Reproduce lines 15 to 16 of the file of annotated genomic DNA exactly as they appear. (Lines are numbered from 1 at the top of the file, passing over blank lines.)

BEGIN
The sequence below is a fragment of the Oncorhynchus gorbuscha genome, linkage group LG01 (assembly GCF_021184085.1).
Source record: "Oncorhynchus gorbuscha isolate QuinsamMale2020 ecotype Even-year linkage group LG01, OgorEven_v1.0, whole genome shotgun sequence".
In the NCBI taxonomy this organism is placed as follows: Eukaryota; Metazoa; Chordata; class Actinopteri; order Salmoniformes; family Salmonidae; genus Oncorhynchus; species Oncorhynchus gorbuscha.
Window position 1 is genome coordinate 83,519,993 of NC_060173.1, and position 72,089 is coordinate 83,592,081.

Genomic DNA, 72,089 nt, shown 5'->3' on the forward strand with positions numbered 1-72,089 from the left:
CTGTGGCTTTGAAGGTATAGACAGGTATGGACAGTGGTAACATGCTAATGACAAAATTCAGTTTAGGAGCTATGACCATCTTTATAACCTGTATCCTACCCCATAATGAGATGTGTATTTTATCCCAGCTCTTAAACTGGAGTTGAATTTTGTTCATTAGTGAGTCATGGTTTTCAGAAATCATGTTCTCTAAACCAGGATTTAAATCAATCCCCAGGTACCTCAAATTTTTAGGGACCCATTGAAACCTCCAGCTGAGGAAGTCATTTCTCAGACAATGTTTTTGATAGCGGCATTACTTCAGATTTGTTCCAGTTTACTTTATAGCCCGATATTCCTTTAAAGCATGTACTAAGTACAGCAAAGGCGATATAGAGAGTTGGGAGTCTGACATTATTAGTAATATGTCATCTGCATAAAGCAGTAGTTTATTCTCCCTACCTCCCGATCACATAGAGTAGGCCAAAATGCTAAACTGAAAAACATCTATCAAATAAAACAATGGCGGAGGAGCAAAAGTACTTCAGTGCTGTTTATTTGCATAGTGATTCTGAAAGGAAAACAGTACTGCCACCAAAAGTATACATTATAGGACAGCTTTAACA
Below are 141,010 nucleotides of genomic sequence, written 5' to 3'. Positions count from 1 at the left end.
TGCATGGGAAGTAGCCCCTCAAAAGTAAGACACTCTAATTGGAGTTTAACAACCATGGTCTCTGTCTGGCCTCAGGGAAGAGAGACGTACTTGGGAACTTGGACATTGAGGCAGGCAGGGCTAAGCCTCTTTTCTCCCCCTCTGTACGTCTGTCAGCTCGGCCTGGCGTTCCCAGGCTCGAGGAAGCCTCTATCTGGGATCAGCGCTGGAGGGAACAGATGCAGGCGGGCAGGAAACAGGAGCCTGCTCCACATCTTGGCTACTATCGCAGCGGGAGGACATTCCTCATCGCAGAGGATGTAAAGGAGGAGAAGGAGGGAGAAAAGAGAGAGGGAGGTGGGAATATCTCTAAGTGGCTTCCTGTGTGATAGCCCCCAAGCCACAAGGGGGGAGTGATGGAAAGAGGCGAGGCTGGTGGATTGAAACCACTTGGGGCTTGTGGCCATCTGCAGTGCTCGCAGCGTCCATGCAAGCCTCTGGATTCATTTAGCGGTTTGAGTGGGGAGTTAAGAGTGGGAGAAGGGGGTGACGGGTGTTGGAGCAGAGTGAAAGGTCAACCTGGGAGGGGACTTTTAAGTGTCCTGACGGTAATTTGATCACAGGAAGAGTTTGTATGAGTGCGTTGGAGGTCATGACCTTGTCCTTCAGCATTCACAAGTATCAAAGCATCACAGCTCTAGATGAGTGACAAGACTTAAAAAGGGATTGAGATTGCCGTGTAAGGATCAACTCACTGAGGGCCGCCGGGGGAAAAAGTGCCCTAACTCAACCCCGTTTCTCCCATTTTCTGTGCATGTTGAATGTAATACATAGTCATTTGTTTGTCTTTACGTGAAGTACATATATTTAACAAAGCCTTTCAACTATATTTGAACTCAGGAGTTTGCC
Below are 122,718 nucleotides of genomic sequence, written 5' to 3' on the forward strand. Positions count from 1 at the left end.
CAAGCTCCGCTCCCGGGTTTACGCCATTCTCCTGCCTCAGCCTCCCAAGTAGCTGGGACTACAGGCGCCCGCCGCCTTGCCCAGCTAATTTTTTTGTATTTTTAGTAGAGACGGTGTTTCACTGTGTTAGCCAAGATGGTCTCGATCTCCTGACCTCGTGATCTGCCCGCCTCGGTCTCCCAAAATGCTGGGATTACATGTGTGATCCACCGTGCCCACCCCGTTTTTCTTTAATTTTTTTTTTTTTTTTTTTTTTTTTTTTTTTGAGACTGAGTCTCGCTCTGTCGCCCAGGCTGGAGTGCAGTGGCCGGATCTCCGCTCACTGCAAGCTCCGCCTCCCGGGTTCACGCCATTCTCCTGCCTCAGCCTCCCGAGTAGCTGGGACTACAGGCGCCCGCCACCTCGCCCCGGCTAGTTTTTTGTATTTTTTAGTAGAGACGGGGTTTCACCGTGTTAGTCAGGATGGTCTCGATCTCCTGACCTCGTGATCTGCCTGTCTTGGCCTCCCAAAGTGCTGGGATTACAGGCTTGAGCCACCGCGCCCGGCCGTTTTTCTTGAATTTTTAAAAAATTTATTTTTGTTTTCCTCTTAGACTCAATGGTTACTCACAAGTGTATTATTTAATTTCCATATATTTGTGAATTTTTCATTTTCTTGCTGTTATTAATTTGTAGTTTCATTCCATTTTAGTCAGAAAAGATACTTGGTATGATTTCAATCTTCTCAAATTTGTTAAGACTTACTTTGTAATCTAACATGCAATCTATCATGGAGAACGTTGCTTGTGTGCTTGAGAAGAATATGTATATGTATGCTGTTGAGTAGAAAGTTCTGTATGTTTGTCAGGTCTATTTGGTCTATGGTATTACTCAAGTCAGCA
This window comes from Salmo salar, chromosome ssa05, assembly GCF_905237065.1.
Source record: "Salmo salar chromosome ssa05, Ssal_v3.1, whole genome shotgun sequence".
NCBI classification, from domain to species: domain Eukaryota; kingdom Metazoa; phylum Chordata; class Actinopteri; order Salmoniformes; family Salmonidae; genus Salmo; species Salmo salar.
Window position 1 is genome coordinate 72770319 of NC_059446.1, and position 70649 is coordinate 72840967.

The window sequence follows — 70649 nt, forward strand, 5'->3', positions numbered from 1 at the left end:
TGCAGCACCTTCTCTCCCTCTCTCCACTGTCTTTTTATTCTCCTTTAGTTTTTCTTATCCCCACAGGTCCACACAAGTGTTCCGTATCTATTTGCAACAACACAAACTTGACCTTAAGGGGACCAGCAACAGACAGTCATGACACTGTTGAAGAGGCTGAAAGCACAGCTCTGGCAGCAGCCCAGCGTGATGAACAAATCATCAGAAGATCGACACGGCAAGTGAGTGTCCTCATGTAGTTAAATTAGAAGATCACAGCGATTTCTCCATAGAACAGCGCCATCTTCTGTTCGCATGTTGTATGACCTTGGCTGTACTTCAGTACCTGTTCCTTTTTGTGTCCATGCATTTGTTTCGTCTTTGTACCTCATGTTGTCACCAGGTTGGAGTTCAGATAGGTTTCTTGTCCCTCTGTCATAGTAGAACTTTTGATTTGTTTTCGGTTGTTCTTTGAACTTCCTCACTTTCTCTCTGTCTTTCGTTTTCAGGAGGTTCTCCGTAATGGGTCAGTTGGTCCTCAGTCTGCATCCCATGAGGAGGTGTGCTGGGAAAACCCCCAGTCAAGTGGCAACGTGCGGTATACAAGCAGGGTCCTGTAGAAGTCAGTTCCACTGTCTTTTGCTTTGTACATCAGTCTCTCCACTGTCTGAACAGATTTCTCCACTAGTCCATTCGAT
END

The window sequence follows — 70649 nt, forward strand, 5'->3', positions numbered from 1 at the left end:
TGCAGCACCTTCTCTCCCTCTCTCCACTGTCTTTTTATTCTCCTTTAGTTTTTCTTATCCCCACAGGTCCACACAAGTGTTCCGTATCTATTTGCAACAACACAAACTTGACCTTAAGGGGACCAGCAACAGACAGTCATGACACTGTTGAAGAGGCTGAAAGCACAGCTCTGGCAGCAGCCCAGCGTGATGAACAAATCATCAGAAGATCGACACGGCAAGTGAGTGTCCTCATGTAGTTAAATTAGAAGATCACAGCGATTTCTCCATAGAACAGCGCCATCTTCTGTTCGCATGTTGTATGACCTTGGCTGTACTTCAGTACCTGTTCCTTTTTGTGTCCATGCATTTGTTTCGTCTTTGTACCTCATGTTGTCACCAGGTTGGAGTTCAGATAGGTTTCTTGTCCCTCTGTCATAGTAGAACTTTTGATTTGTTTTCGGTTGTTCTTTGAACTTCCTCACTTTCTCTCTGTCTTTCGTTTTCAGGAGGTTCTCCGTAATGGGTCAGTTGGTCCTCAGTCTGCATCCCATGAGGAGGTGTGCTGGGAAAACCCCCAGTCAAGTGGCAACGTGCGGTATACAAGCAGGGTCCTGTAGAAGTCAGTTCCACTGTCTTTTGCTTTGTACATCAGTCTCTCCACTGTCTGAACAGATTTCTCCACTAGTCCATTCGAT